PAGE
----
[sic] magazine - spring 2013 spring 2013 - Page 2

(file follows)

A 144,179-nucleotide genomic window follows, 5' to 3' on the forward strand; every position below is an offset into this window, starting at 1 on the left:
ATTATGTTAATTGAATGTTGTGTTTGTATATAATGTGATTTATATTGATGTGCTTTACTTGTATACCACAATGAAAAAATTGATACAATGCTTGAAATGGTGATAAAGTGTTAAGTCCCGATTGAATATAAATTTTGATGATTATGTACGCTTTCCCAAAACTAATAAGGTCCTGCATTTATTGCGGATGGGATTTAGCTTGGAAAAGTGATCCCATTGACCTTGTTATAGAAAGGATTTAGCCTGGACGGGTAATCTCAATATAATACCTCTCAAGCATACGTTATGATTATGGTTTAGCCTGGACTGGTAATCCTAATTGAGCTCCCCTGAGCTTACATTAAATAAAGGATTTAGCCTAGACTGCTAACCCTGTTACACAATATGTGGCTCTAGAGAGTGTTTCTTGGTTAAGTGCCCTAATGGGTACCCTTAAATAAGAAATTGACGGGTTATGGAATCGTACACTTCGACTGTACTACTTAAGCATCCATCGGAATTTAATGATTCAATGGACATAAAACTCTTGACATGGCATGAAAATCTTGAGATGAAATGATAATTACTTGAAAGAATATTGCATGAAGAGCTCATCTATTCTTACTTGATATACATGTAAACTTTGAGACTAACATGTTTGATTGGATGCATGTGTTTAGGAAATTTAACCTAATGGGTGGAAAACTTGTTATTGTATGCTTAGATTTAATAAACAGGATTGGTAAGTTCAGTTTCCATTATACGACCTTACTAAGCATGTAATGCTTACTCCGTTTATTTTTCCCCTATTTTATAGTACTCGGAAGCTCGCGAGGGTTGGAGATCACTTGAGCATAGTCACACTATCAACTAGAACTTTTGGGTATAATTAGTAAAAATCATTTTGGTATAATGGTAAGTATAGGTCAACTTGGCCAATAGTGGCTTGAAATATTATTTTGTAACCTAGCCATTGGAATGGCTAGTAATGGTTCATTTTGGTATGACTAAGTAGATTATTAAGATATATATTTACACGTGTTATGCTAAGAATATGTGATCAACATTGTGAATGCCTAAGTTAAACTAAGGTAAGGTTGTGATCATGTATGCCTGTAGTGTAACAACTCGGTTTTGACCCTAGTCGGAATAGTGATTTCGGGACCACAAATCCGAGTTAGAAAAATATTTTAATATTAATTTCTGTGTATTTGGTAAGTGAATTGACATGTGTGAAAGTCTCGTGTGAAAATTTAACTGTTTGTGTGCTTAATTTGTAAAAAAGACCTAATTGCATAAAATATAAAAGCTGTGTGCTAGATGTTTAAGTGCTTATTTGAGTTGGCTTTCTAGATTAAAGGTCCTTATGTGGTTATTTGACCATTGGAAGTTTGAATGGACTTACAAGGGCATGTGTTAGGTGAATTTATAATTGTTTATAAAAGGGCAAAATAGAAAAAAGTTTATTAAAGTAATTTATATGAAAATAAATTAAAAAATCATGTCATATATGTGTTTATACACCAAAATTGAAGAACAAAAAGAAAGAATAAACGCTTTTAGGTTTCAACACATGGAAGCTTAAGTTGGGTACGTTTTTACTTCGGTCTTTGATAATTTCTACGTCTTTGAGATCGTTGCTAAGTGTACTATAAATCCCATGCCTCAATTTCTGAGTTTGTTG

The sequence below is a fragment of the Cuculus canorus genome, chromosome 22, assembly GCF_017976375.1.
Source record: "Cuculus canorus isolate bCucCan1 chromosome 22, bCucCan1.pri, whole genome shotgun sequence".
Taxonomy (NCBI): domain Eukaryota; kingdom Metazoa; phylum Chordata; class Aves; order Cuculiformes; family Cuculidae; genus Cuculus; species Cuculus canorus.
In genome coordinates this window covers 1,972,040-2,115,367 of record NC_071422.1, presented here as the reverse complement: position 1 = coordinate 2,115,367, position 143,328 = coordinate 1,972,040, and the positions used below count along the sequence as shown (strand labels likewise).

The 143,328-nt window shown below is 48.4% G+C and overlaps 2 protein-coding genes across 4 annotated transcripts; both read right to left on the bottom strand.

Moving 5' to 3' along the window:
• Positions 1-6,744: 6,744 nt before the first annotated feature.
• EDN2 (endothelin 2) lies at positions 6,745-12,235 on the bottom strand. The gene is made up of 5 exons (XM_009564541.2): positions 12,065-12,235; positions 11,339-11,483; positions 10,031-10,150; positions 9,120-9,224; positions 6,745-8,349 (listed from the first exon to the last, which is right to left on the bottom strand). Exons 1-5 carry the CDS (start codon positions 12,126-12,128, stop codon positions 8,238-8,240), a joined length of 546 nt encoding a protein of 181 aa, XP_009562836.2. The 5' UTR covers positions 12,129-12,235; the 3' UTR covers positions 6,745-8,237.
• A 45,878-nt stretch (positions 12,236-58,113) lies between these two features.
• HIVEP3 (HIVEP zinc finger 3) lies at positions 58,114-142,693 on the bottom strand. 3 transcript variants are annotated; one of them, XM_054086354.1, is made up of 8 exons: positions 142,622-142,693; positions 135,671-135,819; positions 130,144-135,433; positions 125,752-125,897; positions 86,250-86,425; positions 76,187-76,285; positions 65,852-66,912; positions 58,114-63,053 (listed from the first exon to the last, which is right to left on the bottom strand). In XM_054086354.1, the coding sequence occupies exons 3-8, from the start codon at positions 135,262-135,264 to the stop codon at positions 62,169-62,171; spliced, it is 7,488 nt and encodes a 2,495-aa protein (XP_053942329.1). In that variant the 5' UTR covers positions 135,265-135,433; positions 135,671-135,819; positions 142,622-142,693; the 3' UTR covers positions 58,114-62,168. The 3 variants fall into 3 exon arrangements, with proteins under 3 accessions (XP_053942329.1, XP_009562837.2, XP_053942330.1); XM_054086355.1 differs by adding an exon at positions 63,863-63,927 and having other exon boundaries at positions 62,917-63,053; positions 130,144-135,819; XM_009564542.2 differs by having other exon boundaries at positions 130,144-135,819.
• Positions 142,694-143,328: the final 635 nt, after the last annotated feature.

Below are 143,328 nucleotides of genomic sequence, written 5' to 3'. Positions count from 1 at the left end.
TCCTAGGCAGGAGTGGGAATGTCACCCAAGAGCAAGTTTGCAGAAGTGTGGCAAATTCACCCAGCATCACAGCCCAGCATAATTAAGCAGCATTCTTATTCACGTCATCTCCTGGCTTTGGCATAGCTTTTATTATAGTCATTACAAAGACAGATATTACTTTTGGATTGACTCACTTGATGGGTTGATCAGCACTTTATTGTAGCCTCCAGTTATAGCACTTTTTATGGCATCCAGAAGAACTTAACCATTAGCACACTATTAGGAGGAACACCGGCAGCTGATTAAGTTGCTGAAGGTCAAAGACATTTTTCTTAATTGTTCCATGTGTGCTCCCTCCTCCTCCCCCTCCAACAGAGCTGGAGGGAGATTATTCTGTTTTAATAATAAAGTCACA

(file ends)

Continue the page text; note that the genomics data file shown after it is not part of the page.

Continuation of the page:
editor’s note I don’t just mean I haphazardl y slap together something of the peanut b utter and jam v ariety; I’m talking about an epic culinary creation. Enter the garlic aoli. Break out avocadoes and assorted greens. A little pesto for that freerange chicken? And the bread—oh, the bread! It’s so far from that horrible sugary white stuff that shares part of its name with the much more desirable Wonder Woman, that it might as well be from a different food group entirely. A sandwich like this takes time, thought, and effort, and the result is, well, delicious. This lunchtime delight is a lot like something else that takes time, thought, and effor t—a mixtape. How? Well... The bread is your opener. It has to be substantial, yet it also needs subtlety. The first tune on a mixtape , whether you’re making it for a fr iend, a relative, a lover, or, best of all, a prospective lover, sets the scene for the rest of the mix. It’s the first bite and it had better be a good one or your listener will be chucking that tape down next to the sprouts and lemon. Next, you’re crunching into cool lettuce , a refreshing cleanse, a tune tha t hints a t what’s coming while not g iving away too m uch. It’s a neutral song , a moment of hesitation. It br ings you down slightly from the substance of that first tune, but doesn’t let you go. It’s fresh, clean, crisp. But the middle ma tters most. Here’s the meat, the mustard, the veggies, juxtaposing and complementing flavours, the content and context for everything your 1 [sic] spring 2013.indd 2 Once in a while, I like to make myself a sandwich. listener has already experienced and for all that they’re about to hear. This is the cohesive centre, where the tunes reach backwards and forwards, simultaneously connecting every element together . Choose car efully. Maybe you shouldn’t put pineapple into a roast beef sandwich, but you can put it in with pork. These songs tell y our story, and they are oh so tasty. As the tape comes to a close, the final few tunes reflect the beginning and leave an aftertaste that has your listener wanting more. It’s the bread all over again. Mixtapes, unlike gourmet sandwiches, are slowly becoming extinct. As tapes disappear, so do their progeny. If there was one thing that cassettes did well, it was being a medium for the mixtape. Now, it’s too easy to put together a playlist and because it’s so easy, the end product suffers. The time, thought, and effort has gone. A playlist is a peanut butter sandwich. But while mixtapes might be fading into history, radio is still here. Radio has all the elements of a good mixtape and a great sandwich, wrapped up in a neat little packet of airwaves. Even better, radio is like having the chef sit with y ou while y ou eat, describing the distinct characteristics of eac h ingredient and telling y ou why they all work so well together. Last year, the sand wich celebrated its 250th birthday. This is the fir st anniversary of [sic] magazine. Love live the sandwich, long live the mixtape, and long – Matt J. Simmons live our little magazine. 13-04-04 1:28 PM